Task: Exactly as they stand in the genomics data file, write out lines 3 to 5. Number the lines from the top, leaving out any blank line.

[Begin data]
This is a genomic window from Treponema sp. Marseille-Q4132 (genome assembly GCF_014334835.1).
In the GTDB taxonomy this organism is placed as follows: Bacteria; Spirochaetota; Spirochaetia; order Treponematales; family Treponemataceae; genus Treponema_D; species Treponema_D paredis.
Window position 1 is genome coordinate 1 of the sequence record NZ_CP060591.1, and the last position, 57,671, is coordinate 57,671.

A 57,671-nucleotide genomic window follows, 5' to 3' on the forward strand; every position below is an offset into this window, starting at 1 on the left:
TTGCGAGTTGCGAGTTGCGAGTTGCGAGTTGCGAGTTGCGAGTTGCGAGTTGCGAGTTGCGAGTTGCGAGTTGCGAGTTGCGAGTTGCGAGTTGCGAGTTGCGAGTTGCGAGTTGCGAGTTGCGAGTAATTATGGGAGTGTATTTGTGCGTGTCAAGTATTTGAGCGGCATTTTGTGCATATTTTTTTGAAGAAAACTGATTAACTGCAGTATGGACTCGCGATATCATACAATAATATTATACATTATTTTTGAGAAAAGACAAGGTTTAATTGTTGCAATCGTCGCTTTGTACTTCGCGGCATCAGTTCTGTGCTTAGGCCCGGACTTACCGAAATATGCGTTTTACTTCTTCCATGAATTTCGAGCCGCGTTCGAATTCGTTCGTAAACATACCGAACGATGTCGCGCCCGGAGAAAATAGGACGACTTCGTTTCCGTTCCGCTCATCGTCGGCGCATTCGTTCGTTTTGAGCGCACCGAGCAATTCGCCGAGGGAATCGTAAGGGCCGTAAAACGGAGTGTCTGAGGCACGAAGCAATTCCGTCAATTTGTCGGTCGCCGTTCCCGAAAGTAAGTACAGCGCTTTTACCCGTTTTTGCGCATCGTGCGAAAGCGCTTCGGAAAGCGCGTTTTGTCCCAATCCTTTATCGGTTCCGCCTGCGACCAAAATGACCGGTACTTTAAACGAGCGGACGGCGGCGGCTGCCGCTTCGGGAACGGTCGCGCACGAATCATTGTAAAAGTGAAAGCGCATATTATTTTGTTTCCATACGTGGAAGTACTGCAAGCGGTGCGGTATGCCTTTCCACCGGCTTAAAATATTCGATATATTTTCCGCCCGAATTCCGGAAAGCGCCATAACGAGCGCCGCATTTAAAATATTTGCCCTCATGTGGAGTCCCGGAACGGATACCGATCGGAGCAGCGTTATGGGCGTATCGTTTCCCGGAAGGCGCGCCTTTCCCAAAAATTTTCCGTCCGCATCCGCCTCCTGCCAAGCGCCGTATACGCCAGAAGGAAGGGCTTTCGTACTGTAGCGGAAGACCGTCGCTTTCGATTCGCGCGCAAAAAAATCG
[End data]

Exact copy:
Window position 1 is genome coordinate 1 of the sequence record NZ_CP060591.1, and the last position, 57,671, is coordinate 57,671.

A 57,671-nucleotide genomic window follows, 5' to 3' on the forward strand; every position below is an offset into this window, starting at 1 on the left:
TTGCGAGTTGCGAGTTGCGAGTTGCGAGTTGCGAGTTGCGAGTTGCGAGTTGCGAGTTGCGAGTTGCGAGTTGCGAGTTGCGAGTTGCGAGTTGCGAGTTGCGAGTTGCGAGTTGCGAGTTGCGAGTAATTATGGGAGTGTATTTGTGCGTGTCAAGTATTTGAGCGGCATTTTGTGCATATTTTTTTGAAGAAAACTGATTAACTGCAGTATGGACTCGCGATATCATACAATAATATTATACATTATTTTTGAGAAAAGACAAGGTTTAATTGTTGCAATCGTCGCTTTGTACTTCGCGGCATCAGTTCTGTGCTTAGGCCCGGACTTACCGAAATATGCGTTTTACTTCTTCCATGAATTTCGAGCCGCGTTCGAATTCGTTCGTAAACATACCGAACGATGTCGCGCCCGGAGAAAATAGGACGACTTCGTTTCCGTTCCGCTCATCGTCGGCGCATTCGTTCGTTTTGAGCGCACCGAGCAATTCGCCGAGGGAATCGTAAGGGCCGTAAAACGGAGTGTCTGAGGCACGAAGCAATTCCGTCAATTTGTCGGTCGCCGTTCCCGAAAGTAAGTACAGCGCTTTTACCCGTTTTTGCGCATCGTGCGAAAGCGCTTCGGAAAGCGCGTTTTGTCCCAATCCTTTATCGGTTCCGCCTGCGACCAAAATGACCGGTACTTTAAACGAGCGGACGGCGGCGGCTGCCGCTTCGGGAACGGTCGCGCACGAATCATTGTAAAAGTGAAAGCGCATATTATTTTGTTTCCATACGTGGAAGTACTGCAAGCGGTGCGGTATGCCTTTCCACCGGCTTAAAATATTCGATATATTTTCCGCCCGAATTCCGGAAAGCGCCATAACGAGCGCCGCATTTAAAATATTTGCCCTCATGTGGAGTCCCGGAACGGATACCGATCGGAGCAGCGTTATGGGCGTATCGTTTCCCGGAAGGCGCGCCTTTCCCAAAAATTTTCCGTCCGCATCCGCCTCCTGCCAAGCGCCGTATACGCCAGAAGGAAGGGCTTTCGTACTGTAGCGGAAGACCGTCGCTTTCGATTCGCGCGCAAAAAAATCG